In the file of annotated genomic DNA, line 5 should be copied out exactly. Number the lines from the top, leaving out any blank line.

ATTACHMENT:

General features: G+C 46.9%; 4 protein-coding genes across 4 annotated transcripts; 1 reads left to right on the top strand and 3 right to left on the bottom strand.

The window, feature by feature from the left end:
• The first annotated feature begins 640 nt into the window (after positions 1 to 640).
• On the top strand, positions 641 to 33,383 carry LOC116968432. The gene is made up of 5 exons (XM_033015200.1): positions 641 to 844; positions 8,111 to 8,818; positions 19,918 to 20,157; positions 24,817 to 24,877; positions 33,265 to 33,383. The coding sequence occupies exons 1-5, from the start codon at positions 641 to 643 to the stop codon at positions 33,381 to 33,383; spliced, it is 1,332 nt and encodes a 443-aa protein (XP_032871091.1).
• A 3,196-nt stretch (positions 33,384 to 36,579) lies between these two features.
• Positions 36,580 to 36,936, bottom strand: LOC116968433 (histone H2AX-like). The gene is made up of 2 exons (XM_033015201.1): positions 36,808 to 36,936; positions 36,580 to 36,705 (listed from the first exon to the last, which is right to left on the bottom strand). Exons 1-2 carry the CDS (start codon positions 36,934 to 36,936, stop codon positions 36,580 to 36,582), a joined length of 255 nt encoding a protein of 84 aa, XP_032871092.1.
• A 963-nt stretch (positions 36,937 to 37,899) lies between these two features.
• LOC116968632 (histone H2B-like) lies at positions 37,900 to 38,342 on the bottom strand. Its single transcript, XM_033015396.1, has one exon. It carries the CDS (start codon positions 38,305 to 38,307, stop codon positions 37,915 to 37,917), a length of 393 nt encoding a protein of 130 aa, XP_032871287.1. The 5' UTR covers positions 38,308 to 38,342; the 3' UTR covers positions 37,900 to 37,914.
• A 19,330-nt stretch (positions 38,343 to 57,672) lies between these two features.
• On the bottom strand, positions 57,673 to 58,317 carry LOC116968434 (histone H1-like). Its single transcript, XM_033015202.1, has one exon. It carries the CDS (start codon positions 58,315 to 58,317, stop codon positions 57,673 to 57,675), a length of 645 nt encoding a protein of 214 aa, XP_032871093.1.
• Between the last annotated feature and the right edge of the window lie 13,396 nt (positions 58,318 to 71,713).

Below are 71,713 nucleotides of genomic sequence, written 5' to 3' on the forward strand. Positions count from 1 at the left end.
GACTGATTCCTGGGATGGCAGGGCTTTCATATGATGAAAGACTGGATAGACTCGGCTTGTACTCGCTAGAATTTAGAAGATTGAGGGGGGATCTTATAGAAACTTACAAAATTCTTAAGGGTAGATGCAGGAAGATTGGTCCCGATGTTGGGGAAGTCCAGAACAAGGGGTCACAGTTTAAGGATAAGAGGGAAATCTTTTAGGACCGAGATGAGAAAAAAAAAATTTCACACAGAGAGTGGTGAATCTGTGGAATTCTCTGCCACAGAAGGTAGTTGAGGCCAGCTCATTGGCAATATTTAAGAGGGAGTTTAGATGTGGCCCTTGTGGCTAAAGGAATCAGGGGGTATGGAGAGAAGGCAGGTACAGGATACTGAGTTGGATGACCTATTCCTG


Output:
• A 3,196-nt stretch (positions 33,384 to 36,579) lies between these two features.